Clearly, videos are no substitute for having a living human being with whom you can interact with in realtime. We are likely to always need teachers (though they need not be human) who can respond to questions and direct conversations as student’s require. Textbooks, however, are another thing altogether. In the US, schools spend hundreds of dollars on books for each child. Books that are static, heavy, and limited in point of view. Imagine a future where instead of books we give students laptops and let them access a growing library of video lessons online. Non-profit organizations like the Khan academy could create these lessons online for free, or we could pay for more advanced tutorials that have interactive features and tests. Either way, students would be able to review information at their own speed and compare lessons across multiple online academies to find the approach that suits them best.

The Khan Academy isn’t the only not-for-profit education provider in the world, Khan himself works with other groups, like CK12, to create his lessons. No, the Khan Academy is just an extreme example of one man revolutionizing education. In the future, we’ll want to expand and generalize Khan’s approach to create a larger paradigm of on-demand education. Not just for younger students, but for anyone who wants to learn. (Projects like Gapminder, which we’ve covered before, work to educate adults on important global data.) I’m certainly looking forward to browsing through the Khan Academy and brushing up on my cupcake economics.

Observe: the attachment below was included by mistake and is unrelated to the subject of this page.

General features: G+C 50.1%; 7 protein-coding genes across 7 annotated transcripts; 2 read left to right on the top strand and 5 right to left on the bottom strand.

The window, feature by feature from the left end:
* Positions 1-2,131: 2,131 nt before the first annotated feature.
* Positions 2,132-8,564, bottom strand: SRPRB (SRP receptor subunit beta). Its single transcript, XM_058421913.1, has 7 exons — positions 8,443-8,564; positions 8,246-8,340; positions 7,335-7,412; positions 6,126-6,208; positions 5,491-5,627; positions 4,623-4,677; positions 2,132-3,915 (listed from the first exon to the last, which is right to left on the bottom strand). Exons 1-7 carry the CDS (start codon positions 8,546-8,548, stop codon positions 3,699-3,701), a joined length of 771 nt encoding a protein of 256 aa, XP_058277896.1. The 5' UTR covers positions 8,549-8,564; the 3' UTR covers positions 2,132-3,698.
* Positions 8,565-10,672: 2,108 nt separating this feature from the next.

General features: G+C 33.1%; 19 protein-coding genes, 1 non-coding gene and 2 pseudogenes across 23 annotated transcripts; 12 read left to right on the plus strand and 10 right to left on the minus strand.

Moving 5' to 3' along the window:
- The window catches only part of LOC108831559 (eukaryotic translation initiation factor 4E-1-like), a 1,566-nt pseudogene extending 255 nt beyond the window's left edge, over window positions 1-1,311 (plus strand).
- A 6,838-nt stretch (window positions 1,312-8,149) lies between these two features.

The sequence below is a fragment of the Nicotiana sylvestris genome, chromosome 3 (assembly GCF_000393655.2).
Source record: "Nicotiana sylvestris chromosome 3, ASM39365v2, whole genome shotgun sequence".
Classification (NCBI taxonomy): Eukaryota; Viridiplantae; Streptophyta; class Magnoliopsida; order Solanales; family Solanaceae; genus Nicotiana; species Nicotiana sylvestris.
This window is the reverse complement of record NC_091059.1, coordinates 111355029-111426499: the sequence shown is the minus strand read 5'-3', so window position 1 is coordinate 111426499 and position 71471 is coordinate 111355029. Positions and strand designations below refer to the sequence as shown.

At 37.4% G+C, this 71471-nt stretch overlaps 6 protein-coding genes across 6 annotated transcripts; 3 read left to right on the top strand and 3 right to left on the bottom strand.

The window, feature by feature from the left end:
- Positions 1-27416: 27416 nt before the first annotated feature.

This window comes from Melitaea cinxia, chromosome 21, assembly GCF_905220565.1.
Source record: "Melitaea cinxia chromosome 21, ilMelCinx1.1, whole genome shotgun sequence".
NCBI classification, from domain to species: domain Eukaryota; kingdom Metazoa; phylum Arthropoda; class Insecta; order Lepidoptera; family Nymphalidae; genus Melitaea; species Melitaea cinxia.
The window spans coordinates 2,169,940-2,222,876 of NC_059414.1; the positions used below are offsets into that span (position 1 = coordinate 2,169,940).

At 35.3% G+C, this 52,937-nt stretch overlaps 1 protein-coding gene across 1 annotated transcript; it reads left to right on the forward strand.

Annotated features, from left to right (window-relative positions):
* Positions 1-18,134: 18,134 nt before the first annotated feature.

[image credits: PBS News Hour]

[source: Khan Academy, US Dept of Education (PDF), CNN]

Discussion — 13 Responses

  • Nathronistar September 11, 2010 on 9:36 pm

    KHAAAAAAAAAAAAAAAAAAAAAAAAAAAAAAAAAAAAAAAANN!!!!!

    p.s. sorry couldn’t help myself

  • Anonymous September 12, 2010 on 1:02 am

    If you are familiar with Fred Keller’s Personalized System of Instruction (PSI), a teaching methodology from the 1970’s this is a very large piece of a self instruction method that could revolutionize our educational system. In the videos above we saw Khan go from grade 1 through 14 in mathmatics. What’s lacking? testing and accreditation. Boredom is a HUGE problem in our schools and this is a step towards moving beyond boredom, a week of chickenpox making a semester class useless, and struggling too hard for one lesson while understanding the other 15 lessons so well that they move slowly. THANK YOU MR KHAN

  • Anonymous September 12, 2010 on 1:02 am

    If you are familiar with Fred Keller’s Personalized System of Instruction (PSI), a teaching methodology from the 1970’s this is a very large piece of a self instruction method that could revolutionize our educational system. In the videos above we saw Khan go from grade 1 through 14 in mathmatics. What’s lacking? testing and accreditation. Boredom is a HUGE problem in our schools and this is a step towards moving beyond boredom, a week of chickenpox making a semester class useless, and struggling too hard for one lesson while understanding the other 15 lessons so well that they move slowly. THANK YOU MR KHAN